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Yucatan Before and After the Conquest, by Diego de Landa, tr. William Gates, [1937], at

p. 161

Identification of Plant Names mentioned in Landa's text

tixzula: lirio; probably Hymenocallis americana, Jacq. (Molina Solis).

ixlaul: laurel; Stemmadenia insignis, Miers.

nicte: the generic name for Plumerias.

yerbamora or nightshade; pahalcan: Solanum nigrum, L.

doradilla; muchcoc: Selaginella, lapidophylla, Spring.

yaxpahalche: Piper Gaumeri, Trel.

zarzaparilla; coceeh: Smilax mexicana, Griseb.

"kind of hemp": halal? Scirpus validus, Vahl.

ixim: maize; Zea mayz, L.

beans, frijoles; buul: Phaseolus vulgaris, L.

peppers: Capsicum genus.

"root, growing like the turnip . . . is the fruit": chicam?; jícama; Pachyrhizus erosus L.

"root which grows like the turnip, short, fat, and round": chicam, jicama; Pachyrrhizus erosus, L.

"root that grows under the earth"; peanut? Arachis hypogaea, Schlecht, Cham.

"there are two other kinds of good roots they use as food":

   a—iz, camote, sweet potato; Ipomoea batatas L.

   b—maxcal, macal, yam; Dioscorea alata L.

"tree with fruit like round gourds": jícara? luch; Crescentia cujete, L.

"smaller gourds": lac? Lagenaria siceraria, Standl.

"incense tree": pom, copal; Protium copal, Engl.

"handsome tree that grows by wells": yaxche, ceiba; Ceiba pentandra, L.

kulche: cedar; Cedrela mexicana, M. Roemer.

"sort of yellowish tree": ya, sapote; Achras sapota L.

brasil; chacte: Caesalpinia platyloba, Wats.

zoon: Guaiacum sanctum L.

"causes sores": chechem; Metopium Brownei Jacq.

"tree with double thorns": subim, cornezuelo; Acacia Collinsii, Safford.

"use for tying in building": hol; Hibiscus tiliaceus L.

"another . . . of which they make bows and lances": chulul?; Apoplanesia paniculata, Presl.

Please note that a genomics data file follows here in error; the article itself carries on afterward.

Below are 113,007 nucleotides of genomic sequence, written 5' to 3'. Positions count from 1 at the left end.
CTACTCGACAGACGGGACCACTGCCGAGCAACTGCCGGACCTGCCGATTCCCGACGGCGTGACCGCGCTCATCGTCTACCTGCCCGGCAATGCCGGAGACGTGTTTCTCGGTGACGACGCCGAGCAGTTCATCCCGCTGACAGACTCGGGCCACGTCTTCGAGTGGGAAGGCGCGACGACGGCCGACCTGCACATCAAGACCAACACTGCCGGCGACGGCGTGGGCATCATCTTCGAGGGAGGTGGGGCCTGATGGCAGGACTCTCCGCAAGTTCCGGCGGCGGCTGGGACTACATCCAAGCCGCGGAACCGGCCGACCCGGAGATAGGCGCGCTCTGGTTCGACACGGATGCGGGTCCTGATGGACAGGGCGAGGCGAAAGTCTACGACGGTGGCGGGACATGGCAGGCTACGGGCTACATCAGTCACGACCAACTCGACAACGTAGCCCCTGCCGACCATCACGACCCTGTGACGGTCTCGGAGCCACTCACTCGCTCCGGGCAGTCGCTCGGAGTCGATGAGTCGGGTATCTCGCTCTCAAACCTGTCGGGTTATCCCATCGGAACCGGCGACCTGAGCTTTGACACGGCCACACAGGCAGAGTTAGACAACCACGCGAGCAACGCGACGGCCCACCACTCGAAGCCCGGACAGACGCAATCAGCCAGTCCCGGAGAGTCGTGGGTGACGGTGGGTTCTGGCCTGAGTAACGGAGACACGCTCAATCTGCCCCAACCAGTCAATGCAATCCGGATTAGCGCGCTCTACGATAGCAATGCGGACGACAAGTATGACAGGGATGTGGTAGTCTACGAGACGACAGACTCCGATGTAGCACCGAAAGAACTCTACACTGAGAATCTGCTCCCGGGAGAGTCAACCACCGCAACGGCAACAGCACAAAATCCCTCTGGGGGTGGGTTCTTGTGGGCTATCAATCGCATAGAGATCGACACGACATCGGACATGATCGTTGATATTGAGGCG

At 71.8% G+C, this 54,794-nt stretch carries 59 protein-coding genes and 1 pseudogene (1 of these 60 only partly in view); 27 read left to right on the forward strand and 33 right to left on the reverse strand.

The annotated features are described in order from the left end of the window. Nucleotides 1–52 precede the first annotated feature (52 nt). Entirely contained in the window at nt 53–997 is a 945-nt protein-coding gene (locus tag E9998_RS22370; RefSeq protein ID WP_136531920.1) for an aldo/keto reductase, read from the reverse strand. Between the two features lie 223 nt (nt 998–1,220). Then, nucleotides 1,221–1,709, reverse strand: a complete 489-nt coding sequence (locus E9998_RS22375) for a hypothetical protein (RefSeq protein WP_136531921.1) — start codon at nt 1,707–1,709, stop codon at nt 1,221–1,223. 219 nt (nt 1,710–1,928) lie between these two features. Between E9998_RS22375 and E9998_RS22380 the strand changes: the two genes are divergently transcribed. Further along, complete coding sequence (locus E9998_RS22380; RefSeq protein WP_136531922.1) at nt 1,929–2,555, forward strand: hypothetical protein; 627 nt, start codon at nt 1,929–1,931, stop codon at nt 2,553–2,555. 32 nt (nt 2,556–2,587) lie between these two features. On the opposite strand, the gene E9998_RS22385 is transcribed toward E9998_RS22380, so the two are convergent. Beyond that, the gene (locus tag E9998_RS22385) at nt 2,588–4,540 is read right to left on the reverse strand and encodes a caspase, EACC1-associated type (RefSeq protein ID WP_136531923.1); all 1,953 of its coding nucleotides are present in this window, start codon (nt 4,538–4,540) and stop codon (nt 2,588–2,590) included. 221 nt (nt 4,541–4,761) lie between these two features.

"for pillows is superior to tow": piim; Ceiba aesculifolia HBK.

"wine-tree which the Indians esteem so highly": balche; Lonchocarpus longistylus, Pittier.

niiche: grapes; Coccoloba uvifera L.

abal: plums; Spondias mombin L., or S. purpurea L.

bananas: platanos; Musa paradisiaca L., or M. sapientum L.

"very large tree that bears a large, longish fruit": chacal haas; Calocarpum mammosum L.

ya: sapote; Achras sapota L.

ox: ramón; Brosimum alicastrum, Sw.

"another (tree) exceedingly beautiful which bears a fruit like large eggs": put, papaya; Carica papaya L.

p. 162

uayam: guaya; Talisia olivaeformis HBK.

pichi: guayava; Psidium guajava L.

on: aguacate; Persea americana, Mill.

"this tree bears a small, tasty, yellow fruit": chucum? Pithecolobium albicans, Kunth.

"there are artichokes that are very spiny and ugly": chacuob, pitahaya; Cereus undatus, Haw.

"small, rather spiny tree bearing a fruit shaped like a slender cucumber": chom? Bromelia karatas L.

"small tree . . . bearing spiny pods like chestnuts": kuxub, achiote; Bixa orellana L.

"one kind (of palm) serves for the thatching of the houses": xaan, huano; Inodes japa, Standl.

"the other is a low, spiny palm": tuk? Acrocomia mexicana, Karw.?

"the other kind (of cotton tree) ... lasts five or six years"; taman; Gossypium barbadense L or G. Schottii Watt, Wild and Cult.

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It should be noted that the pronunciation of all Maya words is as in Spanish, with the following exceptions: c is always hard; x is sounded like sh in English, Xiu being like Shu. The letter k and the stop consonants p t ch and tz, when marked by an apostrophe, as p’ t’ ch’ tz’, are preceded by a muscular tension and then sounded explosively, the usual technical term being 'glottal stop.' Thus tz’ sounds to the English ear as if it were dz, and is usually so written in Yucatan, as in the town Dzitás, near Chichén Itzá. The Mayance languages lack our 'sonants' d, hard g, j, z, as also f; Yucatecan Maya also lacks the r. Double vowels are to be sounded as such, with accent on the first.